Coming Soon!

Happy New Year! I just finished the first draft of my next novel and am getting ready to send it out to my beta readers. New characters and new setting! I’m excited about it. Will be sharing more information soon.

I’ll be in Amelia Island next month at the Amelia Island Book Festival. This will be my first time there, and I’m looking forward to it. Hope to see you!

In March, I’ll be back at the Southwest Florida Reading Festival in Fort Myers. This will be my fourth year there. It is always a great event and excited about going back.

All for now, more later!

Pat Conroy

The other night, I started reading Pat Conroy’s Death of Santini. His words flow like the tidal creeks in the marshes of the low country, in seemingly random directions but ultimately leading to a larger, more important body of water.

I came across a passage so powerful and so beautiful, I had to stop reading. It literally moved me to tears. I reread it several times before closing the book and turning out the light. It was absolute perfection. I would never be able to write like that.

As I lay there in the dark, I resolved to set down my pen and never write another word, knowing I was incapable of the majesty of his words. As a writer, I was a fraud, not deserving of the title. My work suddenly seemed cheap and I was glad to be cloaked in darkness. Unable to sleep, I berated myself for my amateurish attempts to put down words worthy of reading. After a while, my vision started to clear and I could hear the voice of Conroy.

If every writer who could not measure up to the masters lay down their pen, the libraries would be desolate places with empty shelves. Countless versions of young Darryl’s would not be able to read and ride the wings of authors to other worlds. It dawned on me that there are very few writers who qualify for admission into the same chamber as Conroy, just as there are few musicians who will ever achieve the greatness of a Beethoven. What a sad world it would be if all artists felt the same way. I made up my mind that I would take his words as a challenge; a challenge to do better.

I’ll not repeat the passage. To do so would be a sacrilege. His words deserve to be read in the context of his work. I will say, to readers and writers alike, that one passage alone is worth the price of the book. I hope you’ll read it.

Relating to readers

Last evening, I was honored to meet with the Thomasville Literary Society, a local book club that had selected my book, A Case of Revenge, for their monthly title.

I enjoy talking with readers as much as I do writing. It is invigorating and inspiring, plus it keeps me on my toes. Over the weekend, I started thinking that it has been three years to the month since I published A Case of Revenge and I should probably refresh my memory. It would be embarrassing to not be able to discuss plot points or characters in my own book. For the first time, I re-read one of my books after the final version had been published.

Like many authors, I never go back and read my books. When I shared that with the group, that prompted several questions. First, “Is it hard to turn loose of a story and characters after I finish a book?” and second, “After having re-read it, would I change anything?”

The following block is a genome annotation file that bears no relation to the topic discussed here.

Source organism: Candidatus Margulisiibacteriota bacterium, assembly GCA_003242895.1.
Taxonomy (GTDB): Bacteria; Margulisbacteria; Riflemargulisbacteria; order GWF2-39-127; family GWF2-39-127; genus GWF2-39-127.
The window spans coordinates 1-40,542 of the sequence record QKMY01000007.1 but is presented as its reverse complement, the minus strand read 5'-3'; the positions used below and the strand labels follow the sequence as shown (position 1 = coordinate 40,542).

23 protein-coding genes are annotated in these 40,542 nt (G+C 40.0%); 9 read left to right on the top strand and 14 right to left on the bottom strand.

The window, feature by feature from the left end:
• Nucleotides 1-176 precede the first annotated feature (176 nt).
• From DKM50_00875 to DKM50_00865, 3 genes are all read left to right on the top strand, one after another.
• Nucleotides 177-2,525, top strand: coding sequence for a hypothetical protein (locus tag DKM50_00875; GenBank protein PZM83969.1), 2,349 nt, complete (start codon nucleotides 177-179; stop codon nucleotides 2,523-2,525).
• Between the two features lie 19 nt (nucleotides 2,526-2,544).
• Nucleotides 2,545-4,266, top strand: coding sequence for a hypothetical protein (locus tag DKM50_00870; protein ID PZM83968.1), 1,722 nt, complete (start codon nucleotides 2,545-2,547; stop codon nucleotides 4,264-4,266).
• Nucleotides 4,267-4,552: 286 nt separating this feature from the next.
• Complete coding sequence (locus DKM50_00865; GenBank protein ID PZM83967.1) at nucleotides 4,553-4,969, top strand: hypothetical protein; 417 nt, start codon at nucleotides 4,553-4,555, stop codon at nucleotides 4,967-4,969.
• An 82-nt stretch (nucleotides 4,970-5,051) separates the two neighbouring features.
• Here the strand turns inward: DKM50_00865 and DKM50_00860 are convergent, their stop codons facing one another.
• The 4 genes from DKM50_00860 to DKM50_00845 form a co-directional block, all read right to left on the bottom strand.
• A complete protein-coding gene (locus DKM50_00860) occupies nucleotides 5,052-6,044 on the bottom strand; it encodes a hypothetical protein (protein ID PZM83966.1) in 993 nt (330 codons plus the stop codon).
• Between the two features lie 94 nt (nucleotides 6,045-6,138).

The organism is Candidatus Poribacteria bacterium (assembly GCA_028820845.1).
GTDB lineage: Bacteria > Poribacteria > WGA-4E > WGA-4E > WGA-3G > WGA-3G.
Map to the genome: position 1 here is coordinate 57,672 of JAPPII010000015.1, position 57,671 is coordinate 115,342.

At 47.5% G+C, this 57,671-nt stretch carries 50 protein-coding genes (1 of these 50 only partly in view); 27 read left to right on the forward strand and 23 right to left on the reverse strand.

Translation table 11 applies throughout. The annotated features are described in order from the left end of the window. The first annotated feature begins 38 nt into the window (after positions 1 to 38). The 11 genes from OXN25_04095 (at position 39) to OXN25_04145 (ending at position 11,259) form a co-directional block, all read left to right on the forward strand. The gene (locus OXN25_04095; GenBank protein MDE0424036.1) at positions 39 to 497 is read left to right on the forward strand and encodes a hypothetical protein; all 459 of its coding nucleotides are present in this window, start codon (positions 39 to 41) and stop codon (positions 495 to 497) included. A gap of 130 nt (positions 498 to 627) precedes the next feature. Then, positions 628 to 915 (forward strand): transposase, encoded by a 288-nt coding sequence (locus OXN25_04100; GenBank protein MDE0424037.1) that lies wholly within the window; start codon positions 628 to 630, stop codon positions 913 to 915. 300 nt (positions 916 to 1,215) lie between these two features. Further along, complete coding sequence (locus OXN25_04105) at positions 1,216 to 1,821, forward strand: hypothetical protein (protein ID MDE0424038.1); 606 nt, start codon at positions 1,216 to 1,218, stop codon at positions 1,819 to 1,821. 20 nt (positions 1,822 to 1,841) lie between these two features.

My answer to the first question was easy. “Not at all,” I said. “By the time I’m finished, I’ve had enough of them and am ready to move on.”

The second question was tougher. “Yes,” I answered. “Of course there were things I’d change. The good part is that most of them were minor, like too many exclamation marks. When it came to the story, I said to myself, ‘that was actually a good story.’ I wouldn’t have changed a thing about the story.”

That was a good feeling and reinforces my belief that “It’s all about the story.” A good story is timeless and ages well. I’m glad to say that mine passed the test.

Harper Lee

I’m conflicted about Go Set a Watchman. It sets on my nightstand at home, as yet untouched. I still believe that Harper Lee, her sister, and her editor never wanted to publish it. They had ample opportunity to do so and chose not to, for reasons we will never completely understand.

Yet, the opportunity to read Harper Lee’s first book is too tempting. Some refer to it as a draft. I beg to differ. In 1957, she gave the manuscript of Watchman to her agent to shop with publishers. Granted, it may not have been print ready, but to me, that qualifies as a finished product in the mind of a writer, especially for fiction and a first-time author.

Lippincott bought it, and when they assigned it to editor Tay Hohoff, the journey began. Hohoff, who developed a close personal relationship with Lee, thought that it wasn’t ready for prime time. Working closely with her client and friend, she convinced the young Lee to reset the time period twenty years earlier, and shape it into a coming of age story. The rest, as they say, is history, and three years and many revisions later, To Kill a Mockingbird was published.

So, to me, Watchman is much more than the first draft of Mockingbird.  Certainly, it evolved into that beloved story, but it’s not unusual for a writer’s first story or stories to remain unpublished or serve as a springboard to subsequent works. I heard Michael Connelly, one of my favorite contemporary writers, speak earlier this year. When asked about his first book, he said, “My first three novels will never see the light of day.” His first published novel was actually his fourth book.

I look forward to curling up with a real book, not some electronic facsimile. And the fact that it was a brilliant, Pulitzer Prize winning novelist’s first novel makes it even more exciting. I will read it with the utmost respect and gratitude for this glimpse into the world of a truly gifted writer. It will never diminish my appreciation for her talent and the incredible story of To Kill a Mockingbird.